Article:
2. Explore the wonderful world of German riesling and pledge to drink these wines with dinner, too. There are two primary problems Americans have with German wine:  1)  the labels on the wines are written in German, a language that seems to require each word to have at least 15 letters; and 2) riesling tends to be sweet and -- some of us think --  sweet wines are for amateurs or for those who prefer to sip their beverages under a bridge.

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Some holiday gifts for the wine lovers in your life

It’s beginning to look a lot like Christmas. I can tell because many of the people I know are calling asking me to suggest a wine gift or two for the special people in their lives.  Even though I probably won’t be considered  “special” enough to benefit from my own advice, I do experience a kind vicarious enjoyment in being a part of this process.

So today, I’ll share with you some gifts I would love to have this holiday season,  and hope that you will pass these ideas along to my family and friends. Of course, depending upon your bank account, you can spend just about as much as you choose on wine and related gifts. However, my budget is not unlimited so we’ll stick with gifts you may acquire for under $100.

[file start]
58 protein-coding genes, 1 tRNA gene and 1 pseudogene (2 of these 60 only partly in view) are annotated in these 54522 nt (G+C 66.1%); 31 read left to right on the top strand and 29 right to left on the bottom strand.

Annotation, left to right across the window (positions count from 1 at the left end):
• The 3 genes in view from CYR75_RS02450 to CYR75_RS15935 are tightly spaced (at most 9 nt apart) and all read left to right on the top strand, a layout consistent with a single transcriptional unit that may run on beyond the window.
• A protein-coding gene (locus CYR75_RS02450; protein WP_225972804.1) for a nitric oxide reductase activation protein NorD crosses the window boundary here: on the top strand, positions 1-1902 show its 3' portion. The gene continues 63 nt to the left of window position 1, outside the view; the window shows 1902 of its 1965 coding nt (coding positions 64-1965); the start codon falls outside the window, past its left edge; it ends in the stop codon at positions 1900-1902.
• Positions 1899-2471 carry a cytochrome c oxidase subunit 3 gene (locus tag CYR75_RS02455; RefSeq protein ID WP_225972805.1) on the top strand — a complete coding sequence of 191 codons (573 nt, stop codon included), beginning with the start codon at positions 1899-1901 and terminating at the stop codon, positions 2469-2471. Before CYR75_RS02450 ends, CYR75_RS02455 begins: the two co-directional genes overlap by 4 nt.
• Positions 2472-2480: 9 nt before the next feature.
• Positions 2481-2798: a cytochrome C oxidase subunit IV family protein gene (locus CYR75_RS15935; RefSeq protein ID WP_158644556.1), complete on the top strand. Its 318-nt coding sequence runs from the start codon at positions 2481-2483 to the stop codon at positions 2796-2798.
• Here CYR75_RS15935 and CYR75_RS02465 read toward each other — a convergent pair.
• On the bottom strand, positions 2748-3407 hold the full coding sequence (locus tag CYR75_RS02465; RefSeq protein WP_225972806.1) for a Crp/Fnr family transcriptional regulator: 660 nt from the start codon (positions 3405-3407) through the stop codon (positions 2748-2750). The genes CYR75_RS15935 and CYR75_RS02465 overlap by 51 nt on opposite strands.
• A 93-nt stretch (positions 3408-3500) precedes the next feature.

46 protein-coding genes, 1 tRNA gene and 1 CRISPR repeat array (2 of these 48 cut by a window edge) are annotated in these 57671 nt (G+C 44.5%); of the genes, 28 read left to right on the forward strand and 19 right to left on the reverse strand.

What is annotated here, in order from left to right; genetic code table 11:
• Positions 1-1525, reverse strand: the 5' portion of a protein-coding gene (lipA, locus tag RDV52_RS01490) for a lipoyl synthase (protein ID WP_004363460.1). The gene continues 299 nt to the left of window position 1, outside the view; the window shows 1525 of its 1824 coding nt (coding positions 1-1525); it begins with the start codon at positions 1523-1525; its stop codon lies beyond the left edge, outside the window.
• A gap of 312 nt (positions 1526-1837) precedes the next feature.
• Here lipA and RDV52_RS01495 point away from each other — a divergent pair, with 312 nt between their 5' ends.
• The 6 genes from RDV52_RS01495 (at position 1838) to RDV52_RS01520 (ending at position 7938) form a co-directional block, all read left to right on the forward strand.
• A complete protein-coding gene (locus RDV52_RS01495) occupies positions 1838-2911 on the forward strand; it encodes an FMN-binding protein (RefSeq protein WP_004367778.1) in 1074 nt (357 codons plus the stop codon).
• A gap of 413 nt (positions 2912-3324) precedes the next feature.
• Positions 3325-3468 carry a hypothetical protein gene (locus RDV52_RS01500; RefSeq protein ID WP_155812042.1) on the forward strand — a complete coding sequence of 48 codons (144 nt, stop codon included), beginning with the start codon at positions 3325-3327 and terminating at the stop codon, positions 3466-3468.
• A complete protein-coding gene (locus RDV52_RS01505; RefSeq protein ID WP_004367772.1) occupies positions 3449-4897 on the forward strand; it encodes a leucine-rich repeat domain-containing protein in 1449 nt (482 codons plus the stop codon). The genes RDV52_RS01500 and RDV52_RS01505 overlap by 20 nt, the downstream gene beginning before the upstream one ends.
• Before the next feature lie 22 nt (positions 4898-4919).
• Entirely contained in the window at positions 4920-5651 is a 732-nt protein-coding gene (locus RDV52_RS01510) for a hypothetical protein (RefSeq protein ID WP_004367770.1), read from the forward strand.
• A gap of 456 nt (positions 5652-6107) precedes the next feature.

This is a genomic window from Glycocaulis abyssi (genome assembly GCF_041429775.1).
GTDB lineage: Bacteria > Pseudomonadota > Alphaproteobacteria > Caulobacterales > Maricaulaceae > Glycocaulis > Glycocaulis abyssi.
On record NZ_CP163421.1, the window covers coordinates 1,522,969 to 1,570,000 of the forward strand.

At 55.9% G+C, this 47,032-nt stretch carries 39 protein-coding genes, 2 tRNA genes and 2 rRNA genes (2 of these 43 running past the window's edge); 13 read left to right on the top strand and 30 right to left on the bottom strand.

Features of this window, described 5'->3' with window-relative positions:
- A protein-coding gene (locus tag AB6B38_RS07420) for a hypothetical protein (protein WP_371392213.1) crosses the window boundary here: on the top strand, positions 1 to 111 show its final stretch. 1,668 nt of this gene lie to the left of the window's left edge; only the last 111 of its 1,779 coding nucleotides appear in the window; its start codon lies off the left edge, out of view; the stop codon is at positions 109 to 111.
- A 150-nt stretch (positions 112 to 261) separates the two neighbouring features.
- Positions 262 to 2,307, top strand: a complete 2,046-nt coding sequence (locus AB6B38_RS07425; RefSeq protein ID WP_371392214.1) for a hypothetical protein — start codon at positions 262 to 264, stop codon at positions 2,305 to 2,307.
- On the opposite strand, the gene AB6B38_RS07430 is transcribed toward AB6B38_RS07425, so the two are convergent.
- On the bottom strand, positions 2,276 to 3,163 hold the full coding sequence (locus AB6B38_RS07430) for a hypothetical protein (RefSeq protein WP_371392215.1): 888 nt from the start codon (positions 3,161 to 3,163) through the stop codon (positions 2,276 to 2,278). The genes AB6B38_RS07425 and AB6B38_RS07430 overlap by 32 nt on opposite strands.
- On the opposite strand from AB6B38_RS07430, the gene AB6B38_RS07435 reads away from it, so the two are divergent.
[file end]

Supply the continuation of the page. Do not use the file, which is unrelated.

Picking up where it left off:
Let’s begin with wine.  Here are some bottles that should please the palate of just about every sipper: 2005 Domaine Serene Evenstad Reserve Pinot Noir ($60) – I have collected wines from this Oregon producer since their first vintage in 1990, and the 2005 Evenstadt is among their best wines yet. If you like earthy, black cherry and mocha flavors overlain with aromas of spice and vanilla, then you’ll love this wine.  The Wine Spectator rated it among the top 100 wines of 2008 and, while the ‘05 Evenstad Reserve is enjoyable today, the balance of this wine will enable it to continue to improve in the bottle for another 10 years.  Match it up with this year’s holiday prime rib roast.